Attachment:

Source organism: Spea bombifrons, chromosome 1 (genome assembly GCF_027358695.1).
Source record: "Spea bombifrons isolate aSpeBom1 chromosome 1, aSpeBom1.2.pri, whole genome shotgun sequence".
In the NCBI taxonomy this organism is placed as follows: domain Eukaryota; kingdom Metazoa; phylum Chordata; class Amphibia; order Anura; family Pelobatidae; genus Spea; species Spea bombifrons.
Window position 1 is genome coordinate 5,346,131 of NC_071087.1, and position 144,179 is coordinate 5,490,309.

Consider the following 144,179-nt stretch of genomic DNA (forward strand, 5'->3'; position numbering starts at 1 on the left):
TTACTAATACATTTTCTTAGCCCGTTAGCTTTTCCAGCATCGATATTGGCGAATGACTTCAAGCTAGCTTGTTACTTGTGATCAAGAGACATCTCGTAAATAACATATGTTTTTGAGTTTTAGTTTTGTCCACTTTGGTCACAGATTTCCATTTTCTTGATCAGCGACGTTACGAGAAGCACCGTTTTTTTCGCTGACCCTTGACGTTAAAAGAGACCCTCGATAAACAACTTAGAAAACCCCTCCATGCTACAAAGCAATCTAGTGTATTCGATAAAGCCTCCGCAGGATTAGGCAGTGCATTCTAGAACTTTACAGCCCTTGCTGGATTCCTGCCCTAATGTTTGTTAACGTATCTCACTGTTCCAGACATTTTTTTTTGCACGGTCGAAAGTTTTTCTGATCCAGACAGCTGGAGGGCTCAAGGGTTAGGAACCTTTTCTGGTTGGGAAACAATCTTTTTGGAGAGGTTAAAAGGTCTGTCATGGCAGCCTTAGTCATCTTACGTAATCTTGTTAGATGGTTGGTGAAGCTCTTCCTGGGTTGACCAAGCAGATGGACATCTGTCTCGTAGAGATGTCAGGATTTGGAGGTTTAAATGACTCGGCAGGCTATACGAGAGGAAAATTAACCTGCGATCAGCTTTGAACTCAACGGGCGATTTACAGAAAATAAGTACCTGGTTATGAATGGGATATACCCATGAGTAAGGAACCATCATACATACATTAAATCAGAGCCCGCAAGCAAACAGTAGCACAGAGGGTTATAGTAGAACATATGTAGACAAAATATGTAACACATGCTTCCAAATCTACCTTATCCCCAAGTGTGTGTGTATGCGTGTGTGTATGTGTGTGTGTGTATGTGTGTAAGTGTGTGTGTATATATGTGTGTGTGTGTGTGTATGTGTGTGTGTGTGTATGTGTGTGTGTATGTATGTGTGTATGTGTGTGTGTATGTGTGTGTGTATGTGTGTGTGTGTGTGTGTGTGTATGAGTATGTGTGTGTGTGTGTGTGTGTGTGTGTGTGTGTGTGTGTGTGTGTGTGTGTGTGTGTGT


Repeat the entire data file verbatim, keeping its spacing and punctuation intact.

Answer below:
Source organism: Spea bombifrons, chromosome 1 (genome assembly GCF_027358695.1).
Source record: "Spea bombifrons isolate aSpeBom1 chromosome 1, aSpeBom1.2.pri, whole genome shotgun sequence".
In the NCBI taxonomy this organism is placed as follows: domain Eukaryota; kingdom Metazoa; phylum Chordata; class Amphibia; order Anura; family Pelobatidae; genus Spea; species Spea bombifrons.
Window position 1 is genome coordinate 5,346,131 of NC_071087.1, and position 144,179 is coordinate 5,490,309.

Consider the following 144,179-nt stretch of genomic DNA (forward strand, 5'->3'; position numbering starts at 1 on the left):
TTACTAATACATTTTCTTAGCCCGTTAGCTTTTCCAGCATCGATATTGGCGAATGACTTCAAGCTAGCTTGTTACTTGTGATCAAGAGACATCTCGTAAATAACATATGTTTTTGAGTTTTAGTTTTGTCCACTTTGGTCACAGATTTCCATTTTCTTGATCAGCGACGTTACGAGAAGCACCGTTTTTTTCGCTGACCCTTGACGTTAAAAGAGACCCTCGATAAACAACTTAGAAAACCCCTCCATGCTACAAAGCAATCTAGTGTATTCGATAAAGCCTCCGCAGGATTAGGCAGTGCATTCTAGAACTTTACAGCCCTTGCTGGATTCCTGCCCTAATGTTTGTTAACGTATCTCACTGTTCCAGACATTTTTTTTTGCACGGTCGAAAGTTTTTCTGATCCAGACAGCTGGAGGGCTCAAGGGTTAGGAACCTTTTCTGGTTGGGAAACAATCTTTTTGGAGAGGTTAAAAGGTCTGTCATGGCAGCCTTAGTCATCTTACGTAATCTTGTTAGATGGTTGGTGAAGCTCTTCCTGGGTTGACCAAGCAGATGGACATCTGTCTCGTAGAGATGTCAGGATTTGGAGGTTTAAATGACTCGGCAGGCTATACGAGAGGAAAATTAACCTGCGATCAGCTTTGAACTCAACGGGCGATTTACAGAAAATAAGTACCTGGTTATGAATGGGATATACCCATGAGTAAGGAACCATCATACATACATTAAATCAGAGCCCGCAAGCAAACAGTAGCACAGAGGGTTATAGTAGAACATATGTAGACAAAATATGTAACACATGCTTCCAAATCTACCTTATCCCCAAGTGTGTGTGTATGCGTGTGTGTATGTGTGTGTGTGTATGTGTGTAAGTGTGTGTGTATATATGTGTGTGTGTGTGTGTATGTGTGTGTGTGTGTATGTGTGTGTGTATGTATGTGTGTATGTGTGTGTGTATGTGTGTGTGTATGTGTGTGTGTGTGTGTGTGTGTATGAGTATGTGTGTGTGTGTGTGTGTGTGTGTGTGTGTGTGTGTGTGTGTGTGTGTGTGTGTGTGT